Shyam Selvadaurai’s—Mansions of the moon *****

Shyam Selvadaurai’s—Mansions of the moon *****

Yasodhara marries Sidhartha and hopes for a union like her parents, loving and caring, along with the comforts after she moves to her father-in-law’s palace. But Sidhartha’s father, the Raja, has always despised his son because he blames him for the loss of his beloved wife when she gave birth to Sidhartha. Full of hatred, he posts his son as governor to a remote northern village where they are given a small hut, where there is no servant, and Yasodhara must tend to a rice paddy field and vegetable garden, so they have food for the winter. But while Yasodhara soon finds joy in these tasks among the camaraderie of the village women, Sidhartha becomes moody and withdrawn and his interest in the philosophy of the ascetics deepens.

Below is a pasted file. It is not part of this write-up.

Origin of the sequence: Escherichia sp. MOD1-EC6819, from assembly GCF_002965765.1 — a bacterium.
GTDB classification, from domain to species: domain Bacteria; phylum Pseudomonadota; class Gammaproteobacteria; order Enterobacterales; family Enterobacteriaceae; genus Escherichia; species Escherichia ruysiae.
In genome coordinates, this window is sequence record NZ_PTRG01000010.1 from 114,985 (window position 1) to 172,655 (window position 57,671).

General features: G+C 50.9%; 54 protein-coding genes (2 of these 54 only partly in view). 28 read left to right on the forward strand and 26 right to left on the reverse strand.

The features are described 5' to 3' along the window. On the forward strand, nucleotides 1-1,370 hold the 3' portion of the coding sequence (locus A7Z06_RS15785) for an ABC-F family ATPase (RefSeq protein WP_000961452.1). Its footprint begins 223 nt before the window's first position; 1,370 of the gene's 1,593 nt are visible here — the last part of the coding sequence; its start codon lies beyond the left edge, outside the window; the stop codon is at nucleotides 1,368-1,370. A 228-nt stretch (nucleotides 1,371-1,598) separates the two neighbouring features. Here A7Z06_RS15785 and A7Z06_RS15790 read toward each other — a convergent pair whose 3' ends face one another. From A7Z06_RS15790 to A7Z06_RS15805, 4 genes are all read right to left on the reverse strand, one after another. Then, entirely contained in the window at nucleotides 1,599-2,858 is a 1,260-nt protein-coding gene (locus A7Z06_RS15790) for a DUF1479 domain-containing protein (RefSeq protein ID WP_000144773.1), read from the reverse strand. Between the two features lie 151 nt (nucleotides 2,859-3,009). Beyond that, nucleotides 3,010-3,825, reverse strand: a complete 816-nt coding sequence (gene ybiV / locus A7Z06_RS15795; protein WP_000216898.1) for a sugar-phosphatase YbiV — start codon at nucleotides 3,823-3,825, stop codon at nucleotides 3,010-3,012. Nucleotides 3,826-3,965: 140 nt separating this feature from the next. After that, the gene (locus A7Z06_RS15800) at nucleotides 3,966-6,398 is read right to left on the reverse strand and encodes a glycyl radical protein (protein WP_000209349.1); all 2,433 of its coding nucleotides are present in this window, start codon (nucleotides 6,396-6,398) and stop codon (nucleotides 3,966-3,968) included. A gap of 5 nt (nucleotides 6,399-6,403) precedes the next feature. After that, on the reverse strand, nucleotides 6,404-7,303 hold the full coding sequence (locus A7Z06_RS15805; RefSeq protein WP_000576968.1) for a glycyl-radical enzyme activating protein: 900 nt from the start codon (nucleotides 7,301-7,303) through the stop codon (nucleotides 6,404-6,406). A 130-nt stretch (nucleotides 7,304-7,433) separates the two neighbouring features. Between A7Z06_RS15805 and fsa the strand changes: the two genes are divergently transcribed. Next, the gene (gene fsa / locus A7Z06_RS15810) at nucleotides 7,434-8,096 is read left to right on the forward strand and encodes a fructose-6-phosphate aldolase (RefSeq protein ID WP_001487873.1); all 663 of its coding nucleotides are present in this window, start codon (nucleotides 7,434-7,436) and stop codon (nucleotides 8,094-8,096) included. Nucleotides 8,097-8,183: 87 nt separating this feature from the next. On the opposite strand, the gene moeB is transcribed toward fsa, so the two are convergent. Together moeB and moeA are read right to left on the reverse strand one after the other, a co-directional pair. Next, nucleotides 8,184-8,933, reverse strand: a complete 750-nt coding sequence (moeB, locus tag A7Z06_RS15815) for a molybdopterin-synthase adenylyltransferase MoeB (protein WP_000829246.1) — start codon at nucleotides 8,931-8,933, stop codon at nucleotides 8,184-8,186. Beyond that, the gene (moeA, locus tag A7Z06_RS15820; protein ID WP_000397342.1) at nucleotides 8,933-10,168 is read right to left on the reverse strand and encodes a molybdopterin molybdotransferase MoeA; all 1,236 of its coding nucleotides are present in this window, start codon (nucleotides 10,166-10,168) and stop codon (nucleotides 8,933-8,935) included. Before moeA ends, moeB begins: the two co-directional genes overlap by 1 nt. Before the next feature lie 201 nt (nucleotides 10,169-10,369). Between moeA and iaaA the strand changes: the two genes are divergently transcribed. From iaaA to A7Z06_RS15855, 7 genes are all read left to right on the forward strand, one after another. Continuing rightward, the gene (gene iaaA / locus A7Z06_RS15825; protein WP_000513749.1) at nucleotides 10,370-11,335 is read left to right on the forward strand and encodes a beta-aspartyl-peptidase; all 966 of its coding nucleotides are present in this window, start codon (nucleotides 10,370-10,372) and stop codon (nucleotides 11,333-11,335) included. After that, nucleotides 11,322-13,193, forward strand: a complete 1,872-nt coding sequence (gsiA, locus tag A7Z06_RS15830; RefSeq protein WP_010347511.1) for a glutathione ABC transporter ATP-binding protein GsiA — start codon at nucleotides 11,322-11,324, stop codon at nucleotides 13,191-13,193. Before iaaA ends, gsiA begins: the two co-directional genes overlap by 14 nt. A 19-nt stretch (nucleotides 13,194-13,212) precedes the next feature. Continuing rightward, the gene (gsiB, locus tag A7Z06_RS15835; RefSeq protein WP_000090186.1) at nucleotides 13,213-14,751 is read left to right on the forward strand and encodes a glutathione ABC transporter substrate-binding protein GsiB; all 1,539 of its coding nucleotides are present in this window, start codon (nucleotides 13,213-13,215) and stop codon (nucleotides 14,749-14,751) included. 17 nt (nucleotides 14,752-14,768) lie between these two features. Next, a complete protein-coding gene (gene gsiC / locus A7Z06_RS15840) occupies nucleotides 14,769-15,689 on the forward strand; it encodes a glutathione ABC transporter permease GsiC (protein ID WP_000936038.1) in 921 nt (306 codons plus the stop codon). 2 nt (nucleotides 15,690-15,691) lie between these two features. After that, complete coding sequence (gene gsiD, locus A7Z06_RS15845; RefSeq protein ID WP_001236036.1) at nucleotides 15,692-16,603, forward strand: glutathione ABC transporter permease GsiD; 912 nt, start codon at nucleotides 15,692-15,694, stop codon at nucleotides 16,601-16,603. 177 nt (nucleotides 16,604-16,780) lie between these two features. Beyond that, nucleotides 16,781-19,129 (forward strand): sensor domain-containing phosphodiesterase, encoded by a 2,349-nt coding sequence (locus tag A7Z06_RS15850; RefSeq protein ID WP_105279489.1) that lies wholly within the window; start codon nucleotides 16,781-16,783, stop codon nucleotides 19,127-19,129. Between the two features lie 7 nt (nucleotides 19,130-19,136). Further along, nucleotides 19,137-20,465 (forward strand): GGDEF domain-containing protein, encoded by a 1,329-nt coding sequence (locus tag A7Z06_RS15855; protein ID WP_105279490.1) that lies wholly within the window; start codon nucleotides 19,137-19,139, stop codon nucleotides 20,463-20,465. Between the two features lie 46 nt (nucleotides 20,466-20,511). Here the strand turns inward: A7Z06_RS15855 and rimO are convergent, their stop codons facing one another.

This is a story of The Buddha’s wife and how she tried to hang on to her marriage until her husband finally deserted her and their only son to follow what he termed, the middle path. I have read all of Selvadaurai’s novels and this is by far his best.

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